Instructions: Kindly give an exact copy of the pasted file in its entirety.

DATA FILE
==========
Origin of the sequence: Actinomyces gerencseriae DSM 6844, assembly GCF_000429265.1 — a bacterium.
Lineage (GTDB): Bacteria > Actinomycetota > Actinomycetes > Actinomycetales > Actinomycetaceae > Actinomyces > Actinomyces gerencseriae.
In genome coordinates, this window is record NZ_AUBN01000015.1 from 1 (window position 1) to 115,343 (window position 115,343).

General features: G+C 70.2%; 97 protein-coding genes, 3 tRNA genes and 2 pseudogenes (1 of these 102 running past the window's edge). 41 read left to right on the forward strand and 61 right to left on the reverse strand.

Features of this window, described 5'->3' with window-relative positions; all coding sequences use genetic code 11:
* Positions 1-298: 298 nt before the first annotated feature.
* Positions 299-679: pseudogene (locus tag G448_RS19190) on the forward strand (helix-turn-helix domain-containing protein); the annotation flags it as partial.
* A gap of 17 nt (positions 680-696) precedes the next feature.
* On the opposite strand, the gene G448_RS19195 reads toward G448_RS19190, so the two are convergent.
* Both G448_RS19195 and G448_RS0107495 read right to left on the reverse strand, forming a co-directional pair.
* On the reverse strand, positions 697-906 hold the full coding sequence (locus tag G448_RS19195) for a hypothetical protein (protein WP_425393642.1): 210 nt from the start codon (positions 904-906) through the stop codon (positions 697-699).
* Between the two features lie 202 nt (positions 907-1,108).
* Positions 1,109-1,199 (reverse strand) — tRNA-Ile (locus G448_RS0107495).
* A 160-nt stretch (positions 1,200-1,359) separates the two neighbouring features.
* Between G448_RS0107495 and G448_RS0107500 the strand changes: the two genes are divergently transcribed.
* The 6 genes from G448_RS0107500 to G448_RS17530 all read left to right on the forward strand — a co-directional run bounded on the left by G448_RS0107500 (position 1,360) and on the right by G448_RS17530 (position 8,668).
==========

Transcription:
Origin of the sequence: Actinomyces gerencseriae DSM 6844, assembly GCF_000429265.1 — a bacterium.
Lineage (GTDB): Bacteria > Actinomycetota > Actinomycetes > Actinomycetales > Actinomycetaceae > Actinomyces > Actinomyces gerencseriae.
In genome coordinates, this window is record NZ_AUBN01000015.1 from 1 (window position 1) to 115,343 (window position 115,343).

General features: G+C 70.2%; 97 protein-coding genes, 3 tRNA genes and 2 pseudogenes (1 of these 102 running past the window's edge). 41 read left to right on the forward strand and 61 right to left on the reverse strand.

Features of this window, described 5'->3' with window-relative positions; all coding sequences use genetic code 11:
* Positions 1-298: 298 nt before the first annotated feature.
* Positions 299-679: pseudogene (locus tag G448_RS19190) on the forward strand (helix-turn-helix domain-containing protein); the annotation flags it as partial.
* A gap of 17 nt (positions 680-696) precedes the next feature.
* On the opposite strand, the gene G448_RS19195 reads toward G448_RS19190, so the two are convergent.
* Both G448_RS19195 and G448_RS0107495 read right to left on the reverse strand, forming a co-directional pair.
* On the reverse strand, positions 697-906 hold the full coding sequence (locus tag G448_RS19195) for a hypothetical protein (protein WP_425393642.1): 210 nt from the start codon (positions 904-906) through the stop codon (positions 697-699).
* Between the two features lie 202 nt (positions 907-1,108).
* Positions 1,109-1,199 (reverse strand) — tRNA-Ile (locus G448_RS0107495).
* A 160-nt stretch (positions 1,200-1,359) separates the two neighbouring features.
* Between G448_RS0107495 and G448_RS0107500 the strand changes: the two genes are divergently transcribed.
* The 6 genes from G448_RS0107500 to G448_RS17530 all read left to right on the forward strand — a co-directional run bounded on the left by G448_RS0107500 (position 1,360) and on the right by G448_RS17530 (position 8,668).